Both Earth and Hotel Rwanda are brilliant pieces of film-making. Hotel Rwanda was gripping in its portrayal of the violence of the massacres, which was chilling without being gratuitously gory. And it was just brilliantly acted; both Cheadle as Rusesebagina and Sophie Okonedo as Rusesebagina’s wife Tatiana earned Oscar nominations, and at least Cheadle should probably have won. His shining moment, when Rusesebagina’s dignified poise finally cracks under the strain of the horrors around him, is one of the best performances I have ever seen, anywhere. Earth, too, is well-acted. Nandita Das is evidently more comfortable in Hindi than in English, giving a more grounded performance than she did in Fire, where she often seemed in a hurry to get her lines over with. And Aamir Khan, best known as a masterful and charming Bollywood leading man, nevertheless brings gravitas and fire to Dil Navaz’s descent. But Earth’s cinematic strength resides most squarely in Deepa Mehta’s deft use of color and shadow to create a palpable mood. Like Fire, Earth is shot in warm tones of deeply shadowed red and orange, so that the scenes reflect and amplify the simmering emotions of Mehta’s characters.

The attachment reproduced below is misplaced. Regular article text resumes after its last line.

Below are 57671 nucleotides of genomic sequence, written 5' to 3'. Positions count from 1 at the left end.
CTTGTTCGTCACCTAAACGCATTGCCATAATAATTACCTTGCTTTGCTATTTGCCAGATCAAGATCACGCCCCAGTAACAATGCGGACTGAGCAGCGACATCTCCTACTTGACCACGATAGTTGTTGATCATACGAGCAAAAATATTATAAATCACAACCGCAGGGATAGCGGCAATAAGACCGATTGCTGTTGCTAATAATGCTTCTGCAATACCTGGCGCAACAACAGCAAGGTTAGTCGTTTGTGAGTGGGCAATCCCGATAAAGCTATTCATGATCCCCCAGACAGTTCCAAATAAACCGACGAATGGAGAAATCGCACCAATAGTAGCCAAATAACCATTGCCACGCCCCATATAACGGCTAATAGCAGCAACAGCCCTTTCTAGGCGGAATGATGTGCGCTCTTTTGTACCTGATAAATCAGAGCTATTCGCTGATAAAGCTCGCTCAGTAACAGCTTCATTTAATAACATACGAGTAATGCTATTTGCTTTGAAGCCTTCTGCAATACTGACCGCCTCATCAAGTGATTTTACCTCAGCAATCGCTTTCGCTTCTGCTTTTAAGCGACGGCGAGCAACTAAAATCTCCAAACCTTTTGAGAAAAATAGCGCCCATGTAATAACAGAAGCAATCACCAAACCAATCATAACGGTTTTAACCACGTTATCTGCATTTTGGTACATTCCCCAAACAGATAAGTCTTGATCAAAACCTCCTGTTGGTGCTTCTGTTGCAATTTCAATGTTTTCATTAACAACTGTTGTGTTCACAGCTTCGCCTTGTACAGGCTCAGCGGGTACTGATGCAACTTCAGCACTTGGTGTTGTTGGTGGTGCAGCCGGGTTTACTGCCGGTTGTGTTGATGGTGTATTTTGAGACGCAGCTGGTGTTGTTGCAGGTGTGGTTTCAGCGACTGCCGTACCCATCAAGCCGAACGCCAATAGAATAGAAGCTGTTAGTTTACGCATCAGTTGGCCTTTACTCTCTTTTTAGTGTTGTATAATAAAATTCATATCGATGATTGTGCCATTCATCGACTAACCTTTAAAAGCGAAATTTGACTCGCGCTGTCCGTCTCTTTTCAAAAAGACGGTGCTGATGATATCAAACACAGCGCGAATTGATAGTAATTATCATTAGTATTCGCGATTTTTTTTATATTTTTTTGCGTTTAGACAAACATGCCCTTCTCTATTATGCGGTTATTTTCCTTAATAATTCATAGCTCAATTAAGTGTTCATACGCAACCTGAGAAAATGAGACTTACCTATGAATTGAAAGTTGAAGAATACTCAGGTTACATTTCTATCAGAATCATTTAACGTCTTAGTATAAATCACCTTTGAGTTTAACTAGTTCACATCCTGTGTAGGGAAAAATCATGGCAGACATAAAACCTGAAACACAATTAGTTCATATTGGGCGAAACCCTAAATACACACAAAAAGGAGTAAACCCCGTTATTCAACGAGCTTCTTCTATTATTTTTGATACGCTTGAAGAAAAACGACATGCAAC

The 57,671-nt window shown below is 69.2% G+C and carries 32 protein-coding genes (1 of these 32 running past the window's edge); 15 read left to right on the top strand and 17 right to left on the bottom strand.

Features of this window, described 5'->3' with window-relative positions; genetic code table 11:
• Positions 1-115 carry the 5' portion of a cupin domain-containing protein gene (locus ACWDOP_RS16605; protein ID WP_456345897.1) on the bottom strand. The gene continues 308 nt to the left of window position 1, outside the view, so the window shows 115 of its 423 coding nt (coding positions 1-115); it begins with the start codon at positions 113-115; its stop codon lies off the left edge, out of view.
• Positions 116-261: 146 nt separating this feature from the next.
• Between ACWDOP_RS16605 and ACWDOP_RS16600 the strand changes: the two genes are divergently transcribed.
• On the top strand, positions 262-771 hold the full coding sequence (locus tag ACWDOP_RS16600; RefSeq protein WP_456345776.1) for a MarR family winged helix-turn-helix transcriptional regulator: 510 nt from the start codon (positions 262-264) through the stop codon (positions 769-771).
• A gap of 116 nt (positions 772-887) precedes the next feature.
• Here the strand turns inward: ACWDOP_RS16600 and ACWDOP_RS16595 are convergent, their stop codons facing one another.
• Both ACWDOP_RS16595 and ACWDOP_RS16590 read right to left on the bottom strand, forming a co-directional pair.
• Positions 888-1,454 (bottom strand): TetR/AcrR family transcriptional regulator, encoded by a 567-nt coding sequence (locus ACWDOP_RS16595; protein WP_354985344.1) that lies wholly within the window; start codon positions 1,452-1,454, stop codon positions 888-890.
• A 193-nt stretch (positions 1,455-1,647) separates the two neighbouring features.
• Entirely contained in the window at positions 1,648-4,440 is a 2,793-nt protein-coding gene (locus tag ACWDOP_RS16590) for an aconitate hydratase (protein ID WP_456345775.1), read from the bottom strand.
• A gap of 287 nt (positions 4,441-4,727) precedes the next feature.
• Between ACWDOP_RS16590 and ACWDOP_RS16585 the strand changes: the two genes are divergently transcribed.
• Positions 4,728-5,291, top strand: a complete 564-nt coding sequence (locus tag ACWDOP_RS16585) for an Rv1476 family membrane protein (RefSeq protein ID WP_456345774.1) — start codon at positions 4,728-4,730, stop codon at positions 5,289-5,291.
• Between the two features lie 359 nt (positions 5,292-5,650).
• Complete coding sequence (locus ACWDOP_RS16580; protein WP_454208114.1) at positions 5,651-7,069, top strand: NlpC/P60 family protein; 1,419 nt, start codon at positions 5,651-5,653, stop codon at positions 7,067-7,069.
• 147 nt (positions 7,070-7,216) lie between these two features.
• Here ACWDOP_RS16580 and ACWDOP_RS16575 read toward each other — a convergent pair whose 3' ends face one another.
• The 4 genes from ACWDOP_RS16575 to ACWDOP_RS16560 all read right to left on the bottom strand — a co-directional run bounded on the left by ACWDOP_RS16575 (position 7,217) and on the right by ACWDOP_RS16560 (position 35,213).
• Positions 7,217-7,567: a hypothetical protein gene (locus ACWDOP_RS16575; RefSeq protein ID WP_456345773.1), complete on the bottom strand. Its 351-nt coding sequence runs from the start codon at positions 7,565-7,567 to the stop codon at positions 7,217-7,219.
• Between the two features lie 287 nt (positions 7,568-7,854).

Finally, though, these are not just two good movies, but also two good opportunities to reflect on the forces that set neighbors against one another. It may be naïve, but I cannot help hoping that individuals and societies both can begin to learn the lessons of the Rwandan genocide, the partition of the subcontinent, and countless other examples of internecine violence. As I turn back to the news from Darfur, however, it occurs to me that more than hope is needed.